The head of the planned Financial Conduct Authority (FCA), Martin Wheatley told the Financial Times that the new regulator should work to protect investors from risky and complex products on which they may not have the know-how to make a rational decision.
Wheatley suggested that investors may not be able to grasp the full risk associated with some more dangerous investment products. In an interview conducted by the Financial Times he said "You have to assume that you don't have rational consumers", he also pointed out that consumers may be confused when "faced with complex decisions and too much information".
As of the December 2012 the FCA will be responsible for protecting consumers and regulating conduct and services offer by the financial services industry, succeeding the Financial Service Authority.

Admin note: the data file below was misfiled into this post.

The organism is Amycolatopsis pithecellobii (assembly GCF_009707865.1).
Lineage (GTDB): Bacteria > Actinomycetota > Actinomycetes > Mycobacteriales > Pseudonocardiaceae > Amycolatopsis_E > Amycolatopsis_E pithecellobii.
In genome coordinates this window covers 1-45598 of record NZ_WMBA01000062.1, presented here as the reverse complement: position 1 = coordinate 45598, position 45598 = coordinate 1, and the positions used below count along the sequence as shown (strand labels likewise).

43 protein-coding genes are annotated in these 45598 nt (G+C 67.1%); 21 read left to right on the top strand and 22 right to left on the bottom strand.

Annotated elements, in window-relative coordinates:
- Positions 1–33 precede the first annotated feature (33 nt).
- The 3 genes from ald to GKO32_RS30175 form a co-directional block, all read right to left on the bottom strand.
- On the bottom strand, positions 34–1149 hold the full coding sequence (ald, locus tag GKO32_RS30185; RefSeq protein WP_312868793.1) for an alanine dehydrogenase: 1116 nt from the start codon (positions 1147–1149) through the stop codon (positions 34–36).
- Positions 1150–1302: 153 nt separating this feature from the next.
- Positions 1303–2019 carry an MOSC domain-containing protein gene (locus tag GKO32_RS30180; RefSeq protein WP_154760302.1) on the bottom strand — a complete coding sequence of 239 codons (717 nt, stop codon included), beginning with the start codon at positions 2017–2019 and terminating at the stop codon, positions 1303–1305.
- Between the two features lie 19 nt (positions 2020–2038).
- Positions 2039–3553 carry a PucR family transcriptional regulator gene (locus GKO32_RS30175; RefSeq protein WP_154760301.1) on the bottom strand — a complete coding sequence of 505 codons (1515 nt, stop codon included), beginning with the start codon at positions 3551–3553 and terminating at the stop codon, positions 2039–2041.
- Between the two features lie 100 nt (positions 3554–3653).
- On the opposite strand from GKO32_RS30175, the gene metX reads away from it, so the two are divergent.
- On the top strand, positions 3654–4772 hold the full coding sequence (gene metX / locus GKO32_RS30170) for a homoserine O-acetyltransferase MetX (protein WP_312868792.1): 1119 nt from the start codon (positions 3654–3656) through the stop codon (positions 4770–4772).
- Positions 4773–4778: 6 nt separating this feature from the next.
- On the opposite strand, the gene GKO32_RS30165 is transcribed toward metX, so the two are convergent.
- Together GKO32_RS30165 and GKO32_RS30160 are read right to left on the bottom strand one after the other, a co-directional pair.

In spite of outlining a much more "interventionist style", Mr Wheatley also said that bans on products would be "relatively rare", and added that "interventions should be the last tool you grab when all others have failed."
Last week the consumer lobby group Which? called for the FCA to be given greater powers to regulate banks on complex charges to customers, following a study that suggested many products involved unnecessarily complicated fee structures leaving consumers unaware of the penalties that they could expect.